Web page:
FCC Says Platforms That Require Manual Dialing Do Not Meet Definition of Autodialer Under TCPA

The Federal Communications Commission last week issued a Declaratory Ruling in which it determined that a calling platform does not meet the definition of autodialer under the Telephone Consumer Protection Act — whether it is used for placing calls or sending text messages — if the platform is “not capable of originating a call or sending a text without a person actively and affirmatively manually dialing each one.”

The FCC was acting on a petition that was filed in 2018 by the P2P Alliance, a network that uses peer-to-peer text messaging services for schools, non-profits, and other groups. Consumer groups, including the National Consumer Law Center opposed the petition, saying there was not enough information to determine if an autodialer was being used and expressing concerns that the “massive” number of text messages that are sent in “tiny” periods of time indicates that the individual involvement in sending messages “is so vanishingly small as to be meaningless.”

But the time it takes a number of text messages to be sent does not factor into whether the platform constitutes an autodialer, the FCC ruled. Rather than ruling specifically on whether the platform used by the P2P Alliance constitutes an autodialer, the FCC opted to provide general guidance.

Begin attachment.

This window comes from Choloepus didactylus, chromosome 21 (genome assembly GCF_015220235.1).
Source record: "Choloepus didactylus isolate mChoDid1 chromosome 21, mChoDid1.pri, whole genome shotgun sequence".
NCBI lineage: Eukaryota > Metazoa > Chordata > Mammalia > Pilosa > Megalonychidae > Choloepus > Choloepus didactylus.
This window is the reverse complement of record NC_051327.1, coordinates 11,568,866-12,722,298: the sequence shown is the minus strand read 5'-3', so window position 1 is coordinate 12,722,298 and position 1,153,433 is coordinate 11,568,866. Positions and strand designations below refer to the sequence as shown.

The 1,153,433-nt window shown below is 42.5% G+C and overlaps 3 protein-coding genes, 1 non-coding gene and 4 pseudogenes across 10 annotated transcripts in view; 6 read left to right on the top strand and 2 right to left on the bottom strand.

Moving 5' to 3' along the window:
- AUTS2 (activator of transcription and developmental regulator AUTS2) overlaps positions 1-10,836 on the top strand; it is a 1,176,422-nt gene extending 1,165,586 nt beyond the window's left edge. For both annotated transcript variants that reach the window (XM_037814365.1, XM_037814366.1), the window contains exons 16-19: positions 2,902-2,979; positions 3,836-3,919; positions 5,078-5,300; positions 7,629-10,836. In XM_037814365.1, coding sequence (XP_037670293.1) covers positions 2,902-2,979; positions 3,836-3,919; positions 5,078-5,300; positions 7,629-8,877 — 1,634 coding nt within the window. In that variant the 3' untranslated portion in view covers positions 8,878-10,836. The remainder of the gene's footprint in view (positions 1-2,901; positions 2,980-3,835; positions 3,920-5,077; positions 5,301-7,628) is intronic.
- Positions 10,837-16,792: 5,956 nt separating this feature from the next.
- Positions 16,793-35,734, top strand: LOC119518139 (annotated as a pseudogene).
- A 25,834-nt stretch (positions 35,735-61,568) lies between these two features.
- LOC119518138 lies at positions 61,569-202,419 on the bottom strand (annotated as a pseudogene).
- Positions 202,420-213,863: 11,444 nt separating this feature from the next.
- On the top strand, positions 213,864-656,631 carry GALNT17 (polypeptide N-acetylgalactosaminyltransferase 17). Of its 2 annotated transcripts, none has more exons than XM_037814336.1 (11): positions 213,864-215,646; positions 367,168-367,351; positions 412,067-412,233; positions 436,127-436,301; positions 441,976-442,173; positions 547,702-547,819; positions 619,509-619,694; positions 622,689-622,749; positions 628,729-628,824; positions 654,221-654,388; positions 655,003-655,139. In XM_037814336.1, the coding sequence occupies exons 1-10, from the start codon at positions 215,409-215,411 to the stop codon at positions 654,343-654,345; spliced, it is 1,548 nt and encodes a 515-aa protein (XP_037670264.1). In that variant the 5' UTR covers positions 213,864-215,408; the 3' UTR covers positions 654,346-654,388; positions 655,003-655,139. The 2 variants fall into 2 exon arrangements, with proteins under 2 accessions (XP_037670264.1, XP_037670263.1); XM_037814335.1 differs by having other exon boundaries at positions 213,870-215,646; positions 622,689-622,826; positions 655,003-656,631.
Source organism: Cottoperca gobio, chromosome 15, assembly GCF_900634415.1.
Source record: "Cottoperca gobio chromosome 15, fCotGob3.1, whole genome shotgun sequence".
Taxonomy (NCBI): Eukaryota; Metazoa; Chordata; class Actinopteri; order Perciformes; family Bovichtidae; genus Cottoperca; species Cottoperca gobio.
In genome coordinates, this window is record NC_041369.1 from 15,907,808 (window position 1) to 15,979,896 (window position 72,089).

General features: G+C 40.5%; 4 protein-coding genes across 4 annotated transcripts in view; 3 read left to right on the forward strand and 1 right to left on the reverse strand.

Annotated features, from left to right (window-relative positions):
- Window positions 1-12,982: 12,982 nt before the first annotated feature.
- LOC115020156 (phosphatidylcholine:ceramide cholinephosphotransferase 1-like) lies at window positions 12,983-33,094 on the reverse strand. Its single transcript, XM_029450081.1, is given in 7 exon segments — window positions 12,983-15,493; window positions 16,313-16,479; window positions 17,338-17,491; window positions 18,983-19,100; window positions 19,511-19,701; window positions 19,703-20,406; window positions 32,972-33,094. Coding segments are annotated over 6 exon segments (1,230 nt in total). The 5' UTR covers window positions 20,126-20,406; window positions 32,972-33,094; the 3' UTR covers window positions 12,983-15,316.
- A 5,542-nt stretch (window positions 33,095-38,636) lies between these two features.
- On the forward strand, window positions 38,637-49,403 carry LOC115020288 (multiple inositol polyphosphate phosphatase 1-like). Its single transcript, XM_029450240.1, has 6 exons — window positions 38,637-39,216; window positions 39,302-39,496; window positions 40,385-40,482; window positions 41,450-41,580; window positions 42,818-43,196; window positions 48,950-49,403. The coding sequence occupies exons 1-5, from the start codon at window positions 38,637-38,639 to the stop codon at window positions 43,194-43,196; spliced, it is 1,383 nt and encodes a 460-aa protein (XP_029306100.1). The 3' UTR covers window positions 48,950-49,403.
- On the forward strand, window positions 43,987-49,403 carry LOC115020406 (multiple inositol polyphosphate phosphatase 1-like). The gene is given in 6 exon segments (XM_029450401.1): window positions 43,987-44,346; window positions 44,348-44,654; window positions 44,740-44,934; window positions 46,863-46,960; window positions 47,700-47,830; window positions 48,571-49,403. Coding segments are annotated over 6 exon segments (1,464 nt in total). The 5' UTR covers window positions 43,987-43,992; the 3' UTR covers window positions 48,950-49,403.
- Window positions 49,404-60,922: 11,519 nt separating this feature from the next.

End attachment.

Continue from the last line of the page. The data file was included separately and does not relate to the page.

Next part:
“We clarify, however, that if a texting platform actually ‘requires a person to actively and affirmatively manually dial each recipient’s number and transmit each message one at a time’ and lacks the capacity to transmit more than one message without a human manually dialing each recipient’s number, as suggested in the P2P Alliance Petition, then such platform would not be an ‘autodialer’ that is subject to the TCPA,” the FCC wrote in its ruling.

The FCC also reiterated that as long as the called party has provided consent to be contacted, it does not matter whether an autodialer is used or not.

“The Commission has repeatedly made clear that ‘persons who knowingly release their telephone numbers’ for a particular purpose ‘have in effect given their invitation or permission to be called at the number which they have given’ for that purpose, absent instructions to the contrary,” it said.

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